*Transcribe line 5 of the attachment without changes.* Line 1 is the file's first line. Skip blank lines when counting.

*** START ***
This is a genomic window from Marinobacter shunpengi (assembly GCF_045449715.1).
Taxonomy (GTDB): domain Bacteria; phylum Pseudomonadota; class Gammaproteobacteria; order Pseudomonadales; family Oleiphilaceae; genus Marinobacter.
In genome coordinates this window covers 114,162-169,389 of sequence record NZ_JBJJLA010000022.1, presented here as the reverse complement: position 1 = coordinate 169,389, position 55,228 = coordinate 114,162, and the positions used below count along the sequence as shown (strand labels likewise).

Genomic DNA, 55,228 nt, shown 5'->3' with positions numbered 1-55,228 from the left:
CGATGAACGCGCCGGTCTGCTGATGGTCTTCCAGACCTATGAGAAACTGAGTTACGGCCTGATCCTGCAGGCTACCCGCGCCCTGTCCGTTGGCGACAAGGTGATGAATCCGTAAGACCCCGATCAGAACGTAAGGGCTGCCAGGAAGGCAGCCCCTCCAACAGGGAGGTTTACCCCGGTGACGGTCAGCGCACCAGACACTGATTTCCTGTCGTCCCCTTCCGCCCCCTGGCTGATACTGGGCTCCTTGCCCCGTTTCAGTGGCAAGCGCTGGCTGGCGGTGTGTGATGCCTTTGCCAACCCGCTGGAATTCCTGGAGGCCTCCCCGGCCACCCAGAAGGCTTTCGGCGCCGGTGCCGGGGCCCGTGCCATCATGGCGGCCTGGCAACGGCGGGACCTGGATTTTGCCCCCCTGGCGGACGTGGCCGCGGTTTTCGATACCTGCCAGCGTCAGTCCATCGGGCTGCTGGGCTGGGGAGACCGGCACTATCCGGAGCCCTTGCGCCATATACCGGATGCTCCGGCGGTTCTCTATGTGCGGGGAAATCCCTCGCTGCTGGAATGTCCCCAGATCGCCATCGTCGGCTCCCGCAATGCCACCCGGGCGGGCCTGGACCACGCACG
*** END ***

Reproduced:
CGATGAACGCGCCGGTCTGCTGATGGTCTTCCAGACCTATGAGAAACTGAGTTACGGCCTGATCCTGCAGGCTACCCGCGCCCTGTCCGTTGGCGACAAGGTGATGAATCCGTAAGACCCCGATCAGAACGTAAGGGCTGCCAGGAAGGCAGCCCCTCCAACAGGGAGGTTTACCCCGGTGACGGTCAGCGCACCAGACACTGATTTCCTGTCGTCCCCTTCCGCCCCCTGGCTGATACTGGGCTCCTTGCCCCGTTTCAGTGGCAAGCGCTGGCTGGCGGTGTGTGATGCCTTTGCCAACCCGCTGGAATTCCTGGAGGCCTCCCCGGCCACCCAGAAGGCTTTCGGCGCCGGTGCCGGGGCCCGTGCCATCATGGCGGCCTGGCAACGGCGGGACCTGGATTTTGCCCCCCTGGCGGACGTGGCCGCGGTTTTCGATACCTGCCAGCGTCAGTCCATCGGGCTGCTGGGCTGGGGAGACCGGCACTATCCGGAGCCCTTGCGCCATATACCGGATGCTCCGGCGGTTCTCTATGTGCGGGGAAATCCCTCGCTGCTGGAATGTCCCCAGATCGCCATCGTCGGCTCCCGCAATGCCACCCGGGCGGGCCTGGACCACGCACG